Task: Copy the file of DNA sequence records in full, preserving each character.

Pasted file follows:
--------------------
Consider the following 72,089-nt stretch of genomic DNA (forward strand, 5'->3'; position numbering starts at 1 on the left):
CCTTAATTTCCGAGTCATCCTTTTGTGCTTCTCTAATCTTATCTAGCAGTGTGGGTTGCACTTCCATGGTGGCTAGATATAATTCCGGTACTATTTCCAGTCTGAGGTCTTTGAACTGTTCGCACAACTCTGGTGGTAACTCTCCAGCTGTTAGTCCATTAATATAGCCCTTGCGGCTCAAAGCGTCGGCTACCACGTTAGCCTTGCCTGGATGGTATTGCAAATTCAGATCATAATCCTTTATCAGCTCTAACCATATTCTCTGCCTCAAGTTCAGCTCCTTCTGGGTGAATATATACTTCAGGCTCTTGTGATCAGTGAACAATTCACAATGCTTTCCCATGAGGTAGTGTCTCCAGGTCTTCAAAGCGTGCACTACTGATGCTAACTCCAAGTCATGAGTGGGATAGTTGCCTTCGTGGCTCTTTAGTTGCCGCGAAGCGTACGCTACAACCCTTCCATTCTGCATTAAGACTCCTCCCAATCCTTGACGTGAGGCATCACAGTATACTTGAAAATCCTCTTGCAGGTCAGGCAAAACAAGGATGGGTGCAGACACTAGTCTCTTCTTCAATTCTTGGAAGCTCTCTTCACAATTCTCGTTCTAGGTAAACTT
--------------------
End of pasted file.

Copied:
Consider the following 72,089-nt stretch of genomic DNA (forward strand, 5'->3'; position numbering starts at 1 on the left):
CCTTAATTTCCGAGTCATCCTTTTGTGCTTCTCTAATCTTATCTAGCAGTGTGGGTTGCACTTCCATGGTGGCTAGATATAATTCCGGTACTATTTCCAGTCTGAGGTCTTTGAACTGTTCGCACAACTCTGGTGGTAACTCTCCAGCTGTTAGTCCATTAATATAGCCCTTGCGGCTCAAAGCGTCGGCTACCACGTTAGCCTTGCCTGGATGGTATTGCAAATTCAGATCATAATCCTTTATCAGCTCTAACCATATTCTCTGCCTCAAGTTCAGCTCCTTCTGGGTGAATATATACTTCAGGCTCTTGTGATCAGTGAACAATTCACAATGCTTTCCCATGAGGTAGTGTCTCCAGGTCTTCAAAGCGTGCACTACTGATGCTAACTCCAAGTCATGAGTGGGATAGTTGCCTTCGTGGCTCTTTAGTTGCCGCGAAGCGTACGCTACAACCCTTCCATTCTGCATTAAGACTCCTCCCAATCCTTGACGTGAGGCATCACAGTATACTTGAAAATCCTCTTGCAGGTCAGGCAAAACAAGGATGGGTGCAGACACTAGTCTCTTCTTCAATTCTTGGAAGCTCTCTTCACAATTCTCGTTCTAGGTAAACTT